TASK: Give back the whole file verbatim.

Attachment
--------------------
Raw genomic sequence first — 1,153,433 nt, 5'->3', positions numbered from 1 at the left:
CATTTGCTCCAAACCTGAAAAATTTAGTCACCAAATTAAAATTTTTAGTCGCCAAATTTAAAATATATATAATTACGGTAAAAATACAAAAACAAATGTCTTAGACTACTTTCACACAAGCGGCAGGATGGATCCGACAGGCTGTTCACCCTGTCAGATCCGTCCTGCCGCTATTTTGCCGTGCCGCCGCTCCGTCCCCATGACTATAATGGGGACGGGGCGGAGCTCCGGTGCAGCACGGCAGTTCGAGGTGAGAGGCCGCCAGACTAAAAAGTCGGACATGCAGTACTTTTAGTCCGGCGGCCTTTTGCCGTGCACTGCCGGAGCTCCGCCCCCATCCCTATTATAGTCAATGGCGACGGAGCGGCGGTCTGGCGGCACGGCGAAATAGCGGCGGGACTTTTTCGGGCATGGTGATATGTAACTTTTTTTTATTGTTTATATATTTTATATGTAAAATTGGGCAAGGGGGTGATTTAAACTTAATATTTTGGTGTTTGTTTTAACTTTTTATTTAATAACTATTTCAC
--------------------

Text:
Raw genomic sequence first — 1,153,433 nt, 5'->3', positions numbered from 1 at the left:
CATTTGCTCCAAACCTGAAAAATTTAGTCACCAAATTAAAATTTTTAGTCGCCAAATTTAAAATATATATAATTACGGTAAAAATACAAAAACAAATGTCTTAGACTACTTTCACACAAGCGGCAGGATGGATCCGACAGGCTGTTCACCCTGTCAGATCCGTCCTGCCGCTATTTTGCCGTGCCGCCGCTCCGTCCCCATGACTATAATGGGGACGGGGCGGAGCTCCGGTGCAGCACGGCAGTTCGAGGTGAGAGGCCGCCAGACTAAAAAGTCGGACATGCAGTACTTTTAGTCCGGCGGCCTTTTGCCGTGCACTGCCGGAGCTCCGCCCCCATCCCTATTATAGTCAATGGCGACGGAGCGGCGGTCTGGCGGCACGGCGAAATAGCGGCGGGACTTTTTCGGGCATGGTGATATGTAACTTTTTTTTATTGTTTATATATTTTATATGTAAAATTGGGCAAGGGGGTGATTTAAACTTAATATTTTGGTGTTTGTTTTAACTTTTTATTTAATAACTATTTCAC